Any words of advice for investors, particularly those who may be shunning stocks?
I would remind people that markets climb a wall of worry. Equity returns over the past three years, while they haven't felt great, are actually quite respectable. Back to my earlier point, there doesn't seem to be a lot of dispute that there's long-term value in equities, and yet that's not where money is going. I think investors should ponder on that, because the last time this occurred, the right thing to do was to go into the cheap long-term asset class. Not getting that trade right was a very big deal then, and it could be setting up for a similar scenario now. Investors should also consider removing some of the anxiety placed upon themselves by working with a financial professional and investing in a professionally managed fund that does the hard work of finding value for them.
Past performance is no guarantee of future results. It is not possible to invest directly in an index. Indices used are as follows: Oil: WTI Index; US Stocks: S&P 500 Index; Gold: US$/troy oz.; Bonds: Barclays Capital US Aggregate Index; International Stocks: MSCI EAFE Index; Inflation: Consumer Price Index (CPI); Homes: Median sale price of existing single-family homes. Average investor return is based on an analysis by Dalbar, Inc., which utilizes the net of aggregate mutual fund sales, redemptions and exchanges each month as a measure of investor behavior. Returns are annualized (and total return where applicable) and represent the 20-year period ending December 31, 2011, to match Dalbar's most recent analysis.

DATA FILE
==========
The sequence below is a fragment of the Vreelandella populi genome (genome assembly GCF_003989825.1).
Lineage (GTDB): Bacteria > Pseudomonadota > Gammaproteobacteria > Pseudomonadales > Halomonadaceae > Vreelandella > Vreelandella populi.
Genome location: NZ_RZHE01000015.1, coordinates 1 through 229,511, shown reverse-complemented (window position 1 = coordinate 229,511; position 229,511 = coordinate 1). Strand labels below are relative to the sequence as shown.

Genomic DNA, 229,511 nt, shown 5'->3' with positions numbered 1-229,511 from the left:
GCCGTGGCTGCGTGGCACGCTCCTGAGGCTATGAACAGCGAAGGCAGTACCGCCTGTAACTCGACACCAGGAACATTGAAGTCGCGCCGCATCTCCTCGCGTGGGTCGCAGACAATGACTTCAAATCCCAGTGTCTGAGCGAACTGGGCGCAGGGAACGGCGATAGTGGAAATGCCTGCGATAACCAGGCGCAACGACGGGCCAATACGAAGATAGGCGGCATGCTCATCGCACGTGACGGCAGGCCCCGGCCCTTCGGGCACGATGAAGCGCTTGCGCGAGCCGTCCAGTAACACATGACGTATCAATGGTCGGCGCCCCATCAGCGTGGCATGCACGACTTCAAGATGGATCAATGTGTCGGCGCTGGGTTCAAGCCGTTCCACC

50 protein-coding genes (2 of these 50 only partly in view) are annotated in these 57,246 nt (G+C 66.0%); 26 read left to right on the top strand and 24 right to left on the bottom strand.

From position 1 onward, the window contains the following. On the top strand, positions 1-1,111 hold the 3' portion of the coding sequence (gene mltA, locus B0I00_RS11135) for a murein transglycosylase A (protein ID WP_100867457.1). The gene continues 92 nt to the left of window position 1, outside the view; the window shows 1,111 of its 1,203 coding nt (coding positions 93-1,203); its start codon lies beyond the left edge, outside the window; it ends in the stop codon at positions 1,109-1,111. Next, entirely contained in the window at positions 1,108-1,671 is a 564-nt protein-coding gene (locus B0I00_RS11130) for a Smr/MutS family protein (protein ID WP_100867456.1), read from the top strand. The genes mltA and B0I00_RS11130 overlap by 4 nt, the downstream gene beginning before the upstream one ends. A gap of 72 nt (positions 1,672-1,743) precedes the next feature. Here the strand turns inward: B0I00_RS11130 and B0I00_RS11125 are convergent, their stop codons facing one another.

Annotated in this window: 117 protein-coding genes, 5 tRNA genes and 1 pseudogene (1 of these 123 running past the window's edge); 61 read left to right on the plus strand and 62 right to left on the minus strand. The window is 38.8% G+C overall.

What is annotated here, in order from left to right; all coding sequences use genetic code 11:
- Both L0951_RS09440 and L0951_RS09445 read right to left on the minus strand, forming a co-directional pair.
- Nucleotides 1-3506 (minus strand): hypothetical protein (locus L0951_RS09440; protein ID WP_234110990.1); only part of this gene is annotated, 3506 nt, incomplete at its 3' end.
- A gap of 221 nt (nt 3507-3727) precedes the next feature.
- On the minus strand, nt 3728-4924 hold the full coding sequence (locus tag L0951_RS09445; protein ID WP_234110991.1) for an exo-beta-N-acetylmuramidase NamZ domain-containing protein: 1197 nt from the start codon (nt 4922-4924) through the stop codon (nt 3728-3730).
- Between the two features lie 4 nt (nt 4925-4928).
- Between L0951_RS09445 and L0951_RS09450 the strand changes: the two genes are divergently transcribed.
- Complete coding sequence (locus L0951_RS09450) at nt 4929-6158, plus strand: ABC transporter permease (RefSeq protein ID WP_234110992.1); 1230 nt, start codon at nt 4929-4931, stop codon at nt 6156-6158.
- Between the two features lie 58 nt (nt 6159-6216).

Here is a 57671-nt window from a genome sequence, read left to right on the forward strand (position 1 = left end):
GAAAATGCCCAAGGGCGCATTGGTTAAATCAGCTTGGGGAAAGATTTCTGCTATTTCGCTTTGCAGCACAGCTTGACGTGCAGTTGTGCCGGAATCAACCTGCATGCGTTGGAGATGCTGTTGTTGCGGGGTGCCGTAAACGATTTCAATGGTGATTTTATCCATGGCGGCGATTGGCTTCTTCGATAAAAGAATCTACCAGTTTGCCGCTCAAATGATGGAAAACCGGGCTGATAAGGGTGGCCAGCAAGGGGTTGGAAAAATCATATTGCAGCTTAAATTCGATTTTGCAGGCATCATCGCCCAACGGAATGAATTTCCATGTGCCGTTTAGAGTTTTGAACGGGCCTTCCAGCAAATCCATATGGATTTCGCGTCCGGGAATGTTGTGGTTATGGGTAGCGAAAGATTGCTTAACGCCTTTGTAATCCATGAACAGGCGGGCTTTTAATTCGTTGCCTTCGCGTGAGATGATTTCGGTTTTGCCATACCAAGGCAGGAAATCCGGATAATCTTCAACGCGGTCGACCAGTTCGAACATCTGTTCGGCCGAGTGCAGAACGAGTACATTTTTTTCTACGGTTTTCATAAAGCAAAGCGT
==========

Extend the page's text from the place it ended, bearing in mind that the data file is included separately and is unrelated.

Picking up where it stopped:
About the Author
Related by Topic: Equities, Economic Outlook
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This material is not intended to be relied upon as a forecast, research or investment advice, and is not a recommendation, offer or solicitation to buy or sell any securities or to adopt any investment strategy. The opinions expressed are those of the portfolio manager profiled as of February 5, 2013, and may change as subsequent conditions vary. Individual portfolio managers for BlackRock may have opinions and/or make investment decisions that may, in certain respects, not be consistent with the information contained in this report. The information and opinions contained in this material are derived from proprietary and nonproprietary sources deemed by BlackRock to be reliable, are not necessarily all-inclusive and are not guaranteed as to accuracy. Past performance is no guarantee of future results. There is no guarantee that any forecasts made will come to pass. Reliance upon information in this material is at the sole discretion of the reader. The BlackRock Basic Value Fund is actively managed, and its holdings and portfolio characteristics are subject to change.